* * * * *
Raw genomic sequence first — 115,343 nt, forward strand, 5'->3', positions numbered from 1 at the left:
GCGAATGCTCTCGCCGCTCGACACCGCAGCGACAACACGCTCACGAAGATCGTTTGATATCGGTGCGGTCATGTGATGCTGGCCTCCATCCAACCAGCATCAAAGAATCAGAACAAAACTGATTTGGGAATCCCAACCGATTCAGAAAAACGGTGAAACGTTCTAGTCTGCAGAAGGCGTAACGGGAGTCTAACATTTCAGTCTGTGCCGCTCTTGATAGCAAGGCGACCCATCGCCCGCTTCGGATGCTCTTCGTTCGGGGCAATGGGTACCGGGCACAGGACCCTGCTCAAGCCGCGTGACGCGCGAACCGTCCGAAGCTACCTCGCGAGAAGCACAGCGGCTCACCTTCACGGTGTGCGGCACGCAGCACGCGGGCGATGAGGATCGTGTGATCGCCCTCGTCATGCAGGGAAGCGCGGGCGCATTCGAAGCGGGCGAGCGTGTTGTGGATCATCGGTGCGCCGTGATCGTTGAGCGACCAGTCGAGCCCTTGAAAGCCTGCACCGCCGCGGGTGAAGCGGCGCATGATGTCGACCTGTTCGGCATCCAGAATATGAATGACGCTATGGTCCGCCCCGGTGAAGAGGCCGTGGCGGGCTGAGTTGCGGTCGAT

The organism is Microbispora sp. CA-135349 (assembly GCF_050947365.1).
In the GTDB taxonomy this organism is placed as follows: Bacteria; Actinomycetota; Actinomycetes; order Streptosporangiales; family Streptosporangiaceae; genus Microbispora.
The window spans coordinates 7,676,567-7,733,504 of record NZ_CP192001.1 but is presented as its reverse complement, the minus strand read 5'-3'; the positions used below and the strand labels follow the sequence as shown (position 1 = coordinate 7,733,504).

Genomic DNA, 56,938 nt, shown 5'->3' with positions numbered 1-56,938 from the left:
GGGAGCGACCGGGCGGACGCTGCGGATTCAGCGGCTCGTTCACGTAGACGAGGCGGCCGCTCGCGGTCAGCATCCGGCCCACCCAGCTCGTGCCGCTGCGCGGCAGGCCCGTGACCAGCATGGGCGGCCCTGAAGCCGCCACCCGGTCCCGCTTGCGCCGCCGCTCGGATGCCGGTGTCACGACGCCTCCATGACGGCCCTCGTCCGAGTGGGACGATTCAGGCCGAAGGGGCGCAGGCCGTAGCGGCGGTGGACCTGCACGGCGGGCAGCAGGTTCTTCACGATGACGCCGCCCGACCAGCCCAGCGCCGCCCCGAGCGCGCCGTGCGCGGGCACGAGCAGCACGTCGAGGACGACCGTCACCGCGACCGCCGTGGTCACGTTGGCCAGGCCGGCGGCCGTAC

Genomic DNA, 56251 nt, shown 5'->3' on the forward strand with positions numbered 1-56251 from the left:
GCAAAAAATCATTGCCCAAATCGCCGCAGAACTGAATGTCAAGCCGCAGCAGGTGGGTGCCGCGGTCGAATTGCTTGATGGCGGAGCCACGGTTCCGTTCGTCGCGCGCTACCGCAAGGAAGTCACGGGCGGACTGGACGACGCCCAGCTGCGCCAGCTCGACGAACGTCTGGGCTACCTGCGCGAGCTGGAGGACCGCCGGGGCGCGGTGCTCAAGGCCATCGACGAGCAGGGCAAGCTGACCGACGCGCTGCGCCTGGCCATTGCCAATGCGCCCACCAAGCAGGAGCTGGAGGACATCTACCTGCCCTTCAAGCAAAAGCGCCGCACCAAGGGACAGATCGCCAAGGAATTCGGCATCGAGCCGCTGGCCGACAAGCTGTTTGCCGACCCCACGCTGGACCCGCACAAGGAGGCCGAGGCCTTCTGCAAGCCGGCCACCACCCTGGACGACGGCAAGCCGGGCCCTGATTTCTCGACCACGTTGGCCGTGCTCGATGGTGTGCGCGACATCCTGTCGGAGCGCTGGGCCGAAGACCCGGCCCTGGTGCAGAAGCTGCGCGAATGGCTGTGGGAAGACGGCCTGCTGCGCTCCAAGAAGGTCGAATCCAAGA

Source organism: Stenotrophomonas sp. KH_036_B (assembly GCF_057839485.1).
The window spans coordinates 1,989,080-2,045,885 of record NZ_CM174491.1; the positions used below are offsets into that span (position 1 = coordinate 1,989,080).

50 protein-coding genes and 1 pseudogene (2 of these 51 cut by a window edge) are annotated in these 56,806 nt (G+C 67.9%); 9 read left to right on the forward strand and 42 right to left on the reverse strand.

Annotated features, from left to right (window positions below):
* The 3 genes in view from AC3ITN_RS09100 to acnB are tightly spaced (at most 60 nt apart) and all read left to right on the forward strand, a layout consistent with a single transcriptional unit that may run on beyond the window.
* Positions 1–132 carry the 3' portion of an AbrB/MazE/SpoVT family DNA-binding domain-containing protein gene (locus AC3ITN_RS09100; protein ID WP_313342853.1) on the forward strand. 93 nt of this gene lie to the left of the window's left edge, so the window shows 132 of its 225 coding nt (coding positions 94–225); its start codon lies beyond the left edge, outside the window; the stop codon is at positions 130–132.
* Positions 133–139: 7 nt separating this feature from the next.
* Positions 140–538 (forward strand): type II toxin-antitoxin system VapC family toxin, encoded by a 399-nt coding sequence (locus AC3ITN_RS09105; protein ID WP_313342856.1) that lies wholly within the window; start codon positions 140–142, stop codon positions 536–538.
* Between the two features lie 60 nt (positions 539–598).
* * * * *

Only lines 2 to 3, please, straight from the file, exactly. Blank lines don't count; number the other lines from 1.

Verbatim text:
GCGAATGCTCTCGCCGCTCGACACCGCAGCGACAACACGCTCACGAAGATCGTTTGATATCGGTGCGGTCATGTGATGCTGGCCTCCATCCAACCAGCATCAAAGAATCAGAACAAAACTGATTTGGGAATCCCAACCGATTCAGAAAAACGGTGAAACGTTCTAGTCTGCAGAAGGCGTAACGGGAGTCTAACATTTCAGTCTGTGCCGCTCTTGATAGCAAGGCGACCCATCGCCCGCTTCGGATGCTCTTCGTTCGGGGCAATGGGTACCGGGCACAGGACCCTGCTCAAGCCGCGTGACGCGCGAACCGTCCGAAGCTACCTCGCGAGAAGCACAGCGGCTCACCTTCACGGTGTGCGGCACGCAGCACGCGGGCGATGAGGATCGTGTGATCGCCCTCGTCATGCAGGGAAGCGCGGGCGCATTCGAAGCGGGCGAGCGTGTTGTGGATCATCGGTGCGCCGTGATCGTTGAGCGACCAGTCGAGCCCTTGAAAGCCTGCACCGCCGCGGGTGAAGCGGCGCATGATGTCGACCTGTTCGGCATCCAGAATATGAATGACGCTATGGTCCGCCCCGGTGAAGAGGCCGTGGCGGGCTGAGTTGCGGTCGAT

The organism is Microbispora sp. CA-135349 (assembly GCF_050947365.1).